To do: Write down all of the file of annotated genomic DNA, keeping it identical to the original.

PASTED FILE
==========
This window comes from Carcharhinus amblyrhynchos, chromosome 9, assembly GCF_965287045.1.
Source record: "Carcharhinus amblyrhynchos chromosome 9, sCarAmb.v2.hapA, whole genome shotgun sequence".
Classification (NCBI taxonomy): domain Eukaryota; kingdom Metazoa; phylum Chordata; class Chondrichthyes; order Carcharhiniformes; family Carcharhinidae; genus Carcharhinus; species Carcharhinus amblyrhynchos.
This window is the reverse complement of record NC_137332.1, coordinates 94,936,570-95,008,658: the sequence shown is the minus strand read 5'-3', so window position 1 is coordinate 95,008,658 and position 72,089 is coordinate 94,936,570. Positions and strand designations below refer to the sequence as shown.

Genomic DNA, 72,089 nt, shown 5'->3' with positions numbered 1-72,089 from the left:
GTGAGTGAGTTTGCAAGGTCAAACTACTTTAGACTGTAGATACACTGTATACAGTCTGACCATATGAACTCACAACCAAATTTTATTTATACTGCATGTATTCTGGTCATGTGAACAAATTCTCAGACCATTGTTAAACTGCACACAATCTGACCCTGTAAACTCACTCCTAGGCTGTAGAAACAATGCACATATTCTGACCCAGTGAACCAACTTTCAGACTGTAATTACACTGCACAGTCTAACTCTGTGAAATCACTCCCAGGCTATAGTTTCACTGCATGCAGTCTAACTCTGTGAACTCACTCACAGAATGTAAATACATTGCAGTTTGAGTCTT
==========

This window comes from Carcharhinus amblyrhynchos, chromosome 9, assembly GCF_965287045.1.
Source record: "Carcharhinus amblyrhynchos chromosome 9, sCarAmb.v2.hapA, whole genome shotgun sequence".
Classification (NCBI taxonomy): domain Eukaryota; kingdom Metazoa; phylum Chordata; class Chondrichthyes; order Carcharhiniformes; family Carcharhinidae; genus Carcharhinus; species Carcharhinus amblyrhynchos.
This window is the reverse complement of record NC_137332.1, coordinates 94,936,570-95,008,658: the sequence shown is the minus strand read 5'-3', so window position 1 is coordinate 95,008,658 and position 72,089 is coordinate 94,936,570. Positions and strand designations below refer to the sequence as shown.

Genomic DNA, 72,089 nt, shown 5'->3' with positions numbered 1-72,089 from the left:
GTGAGTGAGTTTGCAAGGTCAAACTACTTTAGACTGTAGATACACTGTATACAGTCTGACCATATGAACTCACAACCAAATTTTATTTATACTGCATGTATTCTGGTCATGTGAACAAATTCTCAGACCATTGTTAAACTGCACACAATCTGACCCTGTAAACTCACTCCTAGGCTGTAGAAACAATGCACATATTCTGACCCAGTGAACCAACTTTCAGACTGTAATTACACTGCACAGTCTAACTCTGTGAAATCACTCCCAGGCTATAGTTTCACTGCATGCAGTCTAACTCTGTGAACTCACTCACAGAATGTAAATACATTGCAGTTTGAGTCTT